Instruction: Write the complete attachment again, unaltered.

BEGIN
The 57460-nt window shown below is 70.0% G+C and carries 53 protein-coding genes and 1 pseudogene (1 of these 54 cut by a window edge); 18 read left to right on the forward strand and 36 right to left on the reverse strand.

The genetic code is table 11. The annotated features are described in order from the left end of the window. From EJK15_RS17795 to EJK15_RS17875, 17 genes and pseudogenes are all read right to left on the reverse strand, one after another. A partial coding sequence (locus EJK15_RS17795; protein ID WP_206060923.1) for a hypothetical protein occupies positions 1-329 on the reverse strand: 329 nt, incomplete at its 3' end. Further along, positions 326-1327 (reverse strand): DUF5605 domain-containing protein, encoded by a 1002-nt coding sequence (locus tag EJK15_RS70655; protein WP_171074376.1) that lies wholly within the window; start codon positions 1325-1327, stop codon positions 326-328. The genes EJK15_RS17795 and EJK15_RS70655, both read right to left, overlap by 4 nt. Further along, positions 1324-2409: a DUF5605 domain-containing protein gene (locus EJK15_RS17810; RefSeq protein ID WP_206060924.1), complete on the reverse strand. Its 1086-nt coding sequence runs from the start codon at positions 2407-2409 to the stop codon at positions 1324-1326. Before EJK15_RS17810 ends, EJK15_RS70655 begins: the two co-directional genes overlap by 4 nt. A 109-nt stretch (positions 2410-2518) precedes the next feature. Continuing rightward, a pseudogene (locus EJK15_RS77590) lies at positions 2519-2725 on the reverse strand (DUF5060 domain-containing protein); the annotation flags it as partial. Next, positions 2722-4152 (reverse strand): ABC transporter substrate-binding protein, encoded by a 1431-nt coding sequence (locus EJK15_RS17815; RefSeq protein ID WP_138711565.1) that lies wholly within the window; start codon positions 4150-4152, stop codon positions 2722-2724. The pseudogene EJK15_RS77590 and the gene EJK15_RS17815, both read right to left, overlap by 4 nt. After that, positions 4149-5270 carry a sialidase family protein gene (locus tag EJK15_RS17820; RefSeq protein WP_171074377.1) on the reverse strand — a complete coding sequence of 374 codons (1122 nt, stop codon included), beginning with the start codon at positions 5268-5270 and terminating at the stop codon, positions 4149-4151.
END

The 57460-nt window shown below is 70.0% G+C and carries 53 protein-coding genes and 1 pseudogene (1 of these 54 cut by a window edge); 18 read left to right on the forward strand and 36 right to left on the reverse strand.

The genetic code is table 11. The annotated features are described in order from the left end of the window. From EJK15_RS17795 to EJK15_RS17875, 17 genes and pseudogenes are all read right to left on the reverse strand, one after another. A partial coding sequence (locus EJK15_RS17795; protein ID WP_206060923.1) for a hypothetical protein occupies positions 1-329 on the reverse strand: 329 nt, incomplete at its 3' end. Further along, positions 326-1327 (reverse strand): DUF5605 domain-containing protein, encoded by a 1002-nt coding sequence (locus tag EJK15_RS70655; protein WP_171074376.1) that lies wholly within the window; start codon positions 1325-1327, stop codon positions 326-328. The genes EJK15_RS17795 and EJK15_RS70655, both read right to left, overlap by 4 nt. Further along, positions 1324-2409: a DUF5605 domain-containing protein gene (locus EJK15_RS17810; RefSeq protein ID WP_206060924.1), complete on the reverse strand. Its 1086-nt coding sequence runs from the start codon at positions 2407-2409 to the stop codon at positions 1324-1326. Before EJK15_RS17810 ends, EJK15_RS70655 begins: the two co-directional genes overlap by 4 nt. A 109-nt stretch (positions 2410-2518) precedes the next feature. Continuing rightward, a pseudogene (locus EJK15_RS77590) lies at positions 2519-2725 on the reverse strand (DUF5060 domain-containing protein); the annotation flags it as partial. Next, positions 2722-4152 (reverse strand): ABC transporter substrate-binding protein, encoded by a 1431-nt coding sequence (locus EJK15_RS17815; RefSeq protein ID WP_138711565.1) that lies wholly within the window; start codon positions 4150-4152, stop codon positions 2722-2724. The pseudogene EJK15_RS77590 and the gene EJK15_RS17815, both read right to left, overlap by 4 nt. After that, positions 4149-5270 carry a sialidase family protein gene (locus tag EJK15_RS17820; RefSeq protein WP_171074377.1) on the reverse strand — a complete coding sequence of 374 codons (1122 nt, stop codon included), beginning with the start codon at positions 5268-5270 and terminating at the stop codon, positions 4149-4151.